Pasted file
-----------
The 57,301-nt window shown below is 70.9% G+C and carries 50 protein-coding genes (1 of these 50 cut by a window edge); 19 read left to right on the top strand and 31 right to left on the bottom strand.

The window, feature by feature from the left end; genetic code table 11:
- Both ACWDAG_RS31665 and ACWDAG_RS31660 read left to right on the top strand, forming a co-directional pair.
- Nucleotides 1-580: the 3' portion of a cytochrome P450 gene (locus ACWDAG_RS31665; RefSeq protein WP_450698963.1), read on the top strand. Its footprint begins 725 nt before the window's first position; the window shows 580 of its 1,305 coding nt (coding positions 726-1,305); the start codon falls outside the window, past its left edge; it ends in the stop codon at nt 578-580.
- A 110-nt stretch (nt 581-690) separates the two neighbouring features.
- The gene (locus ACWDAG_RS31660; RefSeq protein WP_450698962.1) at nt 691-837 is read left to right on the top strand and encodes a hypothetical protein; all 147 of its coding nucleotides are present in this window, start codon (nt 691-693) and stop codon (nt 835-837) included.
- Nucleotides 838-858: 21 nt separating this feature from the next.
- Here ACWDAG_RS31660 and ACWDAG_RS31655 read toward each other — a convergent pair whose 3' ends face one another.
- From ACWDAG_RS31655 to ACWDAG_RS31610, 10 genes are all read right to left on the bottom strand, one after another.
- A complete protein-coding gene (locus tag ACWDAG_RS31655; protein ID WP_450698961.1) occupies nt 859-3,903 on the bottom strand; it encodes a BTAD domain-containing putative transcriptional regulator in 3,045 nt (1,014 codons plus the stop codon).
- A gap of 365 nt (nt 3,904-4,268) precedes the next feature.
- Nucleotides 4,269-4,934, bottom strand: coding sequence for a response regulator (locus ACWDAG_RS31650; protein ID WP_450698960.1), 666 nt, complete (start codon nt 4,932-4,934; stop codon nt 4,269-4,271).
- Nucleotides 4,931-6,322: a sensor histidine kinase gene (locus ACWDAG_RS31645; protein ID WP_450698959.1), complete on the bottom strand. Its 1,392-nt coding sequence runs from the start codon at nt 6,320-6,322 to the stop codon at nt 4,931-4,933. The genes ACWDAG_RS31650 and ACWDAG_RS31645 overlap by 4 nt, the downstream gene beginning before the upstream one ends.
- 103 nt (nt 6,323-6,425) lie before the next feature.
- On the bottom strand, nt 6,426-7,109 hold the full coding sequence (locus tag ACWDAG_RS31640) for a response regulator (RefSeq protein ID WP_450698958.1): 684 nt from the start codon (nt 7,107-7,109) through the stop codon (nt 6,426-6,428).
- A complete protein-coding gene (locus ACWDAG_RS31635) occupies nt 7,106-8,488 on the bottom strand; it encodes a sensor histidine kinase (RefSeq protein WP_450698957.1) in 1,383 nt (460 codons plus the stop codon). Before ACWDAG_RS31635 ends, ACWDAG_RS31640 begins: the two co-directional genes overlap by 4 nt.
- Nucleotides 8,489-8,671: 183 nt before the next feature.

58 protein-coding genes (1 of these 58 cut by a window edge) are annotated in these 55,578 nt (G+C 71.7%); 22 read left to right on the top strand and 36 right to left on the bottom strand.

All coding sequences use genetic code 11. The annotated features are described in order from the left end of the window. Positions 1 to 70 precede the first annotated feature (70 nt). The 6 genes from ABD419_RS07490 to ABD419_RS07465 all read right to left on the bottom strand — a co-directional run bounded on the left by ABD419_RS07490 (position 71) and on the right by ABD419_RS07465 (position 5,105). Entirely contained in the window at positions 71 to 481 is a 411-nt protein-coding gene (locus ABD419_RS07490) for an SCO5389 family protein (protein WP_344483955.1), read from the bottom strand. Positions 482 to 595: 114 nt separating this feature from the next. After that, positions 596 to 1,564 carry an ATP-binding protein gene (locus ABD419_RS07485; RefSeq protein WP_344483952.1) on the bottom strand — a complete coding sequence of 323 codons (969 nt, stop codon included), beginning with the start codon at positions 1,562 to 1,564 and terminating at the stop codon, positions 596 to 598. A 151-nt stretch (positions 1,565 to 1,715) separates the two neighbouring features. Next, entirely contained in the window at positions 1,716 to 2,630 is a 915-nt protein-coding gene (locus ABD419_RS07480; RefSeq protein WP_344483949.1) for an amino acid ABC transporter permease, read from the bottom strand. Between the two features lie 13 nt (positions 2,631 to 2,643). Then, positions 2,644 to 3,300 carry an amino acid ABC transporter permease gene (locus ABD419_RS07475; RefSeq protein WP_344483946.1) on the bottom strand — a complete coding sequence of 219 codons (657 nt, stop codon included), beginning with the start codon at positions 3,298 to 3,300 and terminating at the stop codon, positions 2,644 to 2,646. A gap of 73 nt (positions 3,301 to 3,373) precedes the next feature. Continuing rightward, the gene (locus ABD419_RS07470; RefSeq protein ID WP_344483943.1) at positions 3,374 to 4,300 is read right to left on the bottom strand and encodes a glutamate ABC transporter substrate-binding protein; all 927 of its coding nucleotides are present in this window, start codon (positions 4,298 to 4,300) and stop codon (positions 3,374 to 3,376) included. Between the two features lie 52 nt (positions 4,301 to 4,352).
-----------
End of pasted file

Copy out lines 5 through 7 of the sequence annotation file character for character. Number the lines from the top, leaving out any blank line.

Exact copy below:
- A 110-nt stretch (nt 581-690) separates the two neighbouring features.
- The gene (locus ACWDAG_RS31660; RefSeq protein WP_450698962.1) at nt 691-837 is read left to right on the top strand and encodes a hypothetical protein; all 147 of its coding nucleotides are present in this window, start codon (nt 691-693) and stop codon (nt 835-837) included.
- Nucleotides 838-858: 21 nt separating this feature from the next.